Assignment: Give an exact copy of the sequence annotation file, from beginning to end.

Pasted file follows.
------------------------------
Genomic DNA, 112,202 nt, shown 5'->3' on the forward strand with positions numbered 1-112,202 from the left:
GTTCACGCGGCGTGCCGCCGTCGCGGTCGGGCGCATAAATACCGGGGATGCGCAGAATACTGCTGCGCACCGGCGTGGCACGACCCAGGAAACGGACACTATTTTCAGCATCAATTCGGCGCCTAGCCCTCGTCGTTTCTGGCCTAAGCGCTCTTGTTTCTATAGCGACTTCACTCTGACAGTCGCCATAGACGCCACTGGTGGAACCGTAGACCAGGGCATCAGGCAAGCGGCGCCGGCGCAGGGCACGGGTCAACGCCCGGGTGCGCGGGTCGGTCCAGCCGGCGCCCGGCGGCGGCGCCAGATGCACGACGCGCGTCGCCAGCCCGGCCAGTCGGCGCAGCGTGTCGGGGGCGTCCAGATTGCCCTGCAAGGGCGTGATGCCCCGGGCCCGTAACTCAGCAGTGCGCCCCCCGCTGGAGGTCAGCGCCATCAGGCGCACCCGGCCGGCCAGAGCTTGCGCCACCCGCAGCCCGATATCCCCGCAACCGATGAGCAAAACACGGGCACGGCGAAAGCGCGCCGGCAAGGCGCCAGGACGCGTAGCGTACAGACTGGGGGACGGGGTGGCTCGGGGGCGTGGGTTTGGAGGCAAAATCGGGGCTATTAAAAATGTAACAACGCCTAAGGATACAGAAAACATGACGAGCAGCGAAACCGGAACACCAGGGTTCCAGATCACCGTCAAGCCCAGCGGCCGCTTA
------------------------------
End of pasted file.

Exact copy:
Genomic DNA, 112,202 nt, shown 5'->3' on the forward strand with positions numbered 1-112,202 from the left:
GTTCACGCGGCGTGCCGCCGTCGCGGTCGGGCGCATAAATACCGGGGATGCGCAGAATACTGCTGCGCACCGGCGTGGCACGACCCAGGAAACGGACACTATTTTCAGCATCAATTCGGCGCCTAGCCCTCGTCGTTTCTGGCCTAAGCGCTCTTGTTTCTATAGCGACTTCACTCTGACAGTCGCCATAGACGCCACTGGTGGAACCGTAGACCAGGGCATCAGGCAAGCGGCGCCGGCGCAGGGCACGGGTCAACGCCCGGGTGCGCGGGTCGGTCCAGCCGGCGCCCGGCGGCGGCGCCAGATGCACGACGCGCGTCGCCAGCCCGGCCAGTCGGCGCAGCGTGTCGGGGGCGTCCAGATTGCCCTGCAAGGGCGTGATGCCCCGGGCCCGTAACTCAGCAGTGCGCCCCCCGCTGGAGGTCAGCGCCATCAGGCGCACCCGGCCGGCCAGAGCTTGCGCCACCCGCAGCCCGATATCCCCGCAACCGATGAGCAAAACACGGGCACGGCGAAAGCGCGCCGGCAAGGCGCCAGGACGCGTAGCGTACAGACTGGGGGACGGGGTGGCTCGGGGGCGTGGGTTTGGAGGCAAAATCGGGGCTATTAAAAATGTAACAACGCCTAAGGATACAGAAAACATGACGAGCAGCGAAACCGGAACACCAGGGTTCCAGATCACCGTCAAGCCCAGCGGCCGCTTA